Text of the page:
Broken bones heal faster with medicine: study

A broken bone can heal faster if the patient is given medicine, a new study from Linköping University in central Sweden shows.

“Almost all fractures heal anyway but this is about getting them to heal faster,” said Professor Per Aspenburg, who led the study at Linköping University.

Researchers at the university have for the first time demonstrated that bones can be encouraged to heal faster by injecting the medicine thyroxine.

The knowledge could help the 700,000 Swedes that suffer bone fractures every year, reports Sveriges Radio.

“I think that this is most important for elderly people for whom the period of rehabilitation from a broken bone is long, for example with certain types of hip fractures,” Aspenburg said.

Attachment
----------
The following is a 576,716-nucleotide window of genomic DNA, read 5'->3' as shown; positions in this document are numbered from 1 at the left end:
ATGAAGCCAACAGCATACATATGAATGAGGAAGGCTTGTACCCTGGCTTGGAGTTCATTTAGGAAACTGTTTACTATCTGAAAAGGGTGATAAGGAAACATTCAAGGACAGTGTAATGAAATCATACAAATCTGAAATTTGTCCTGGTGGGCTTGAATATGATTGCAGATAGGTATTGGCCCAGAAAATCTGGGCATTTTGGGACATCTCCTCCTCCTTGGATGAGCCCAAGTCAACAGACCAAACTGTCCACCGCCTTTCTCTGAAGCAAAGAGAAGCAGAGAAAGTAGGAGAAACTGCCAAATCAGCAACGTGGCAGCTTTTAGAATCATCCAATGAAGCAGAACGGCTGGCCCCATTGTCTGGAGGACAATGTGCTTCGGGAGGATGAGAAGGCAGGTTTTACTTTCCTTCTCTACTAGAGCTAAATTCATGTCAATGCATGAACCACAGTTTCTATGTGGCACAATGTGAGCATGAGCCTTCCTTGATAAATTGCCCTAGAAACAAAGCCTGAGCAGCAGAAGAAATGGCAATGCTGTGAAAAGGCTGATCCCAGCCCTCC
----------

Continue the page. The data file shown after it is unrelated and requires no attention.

“There are probably others that argue that this is more important for young people who need to get back to work faster and earn more money,” he added.

The study included 102 women between the ages of 45 and 85 who had passed the menopause and who had been treated for wrist fractures.

Thyroxine occurs naturally in the body and is normally used to treat brittleness of the bones.

Every second woman and every fourth man risks sustaining a fracture as a result of brittle bones.

Those participating in the study treated with the medicine experienced an average recovery time of around seven weeks. For those given a placebo the average recovery time was nine weeks.

“This is a study that shows that it can be done. There is a need for further studies to consider whether recommendations should be made. A person with a broken bone does not care how the x-ray pictures look, but how it feels,” Per Aspenburg said.

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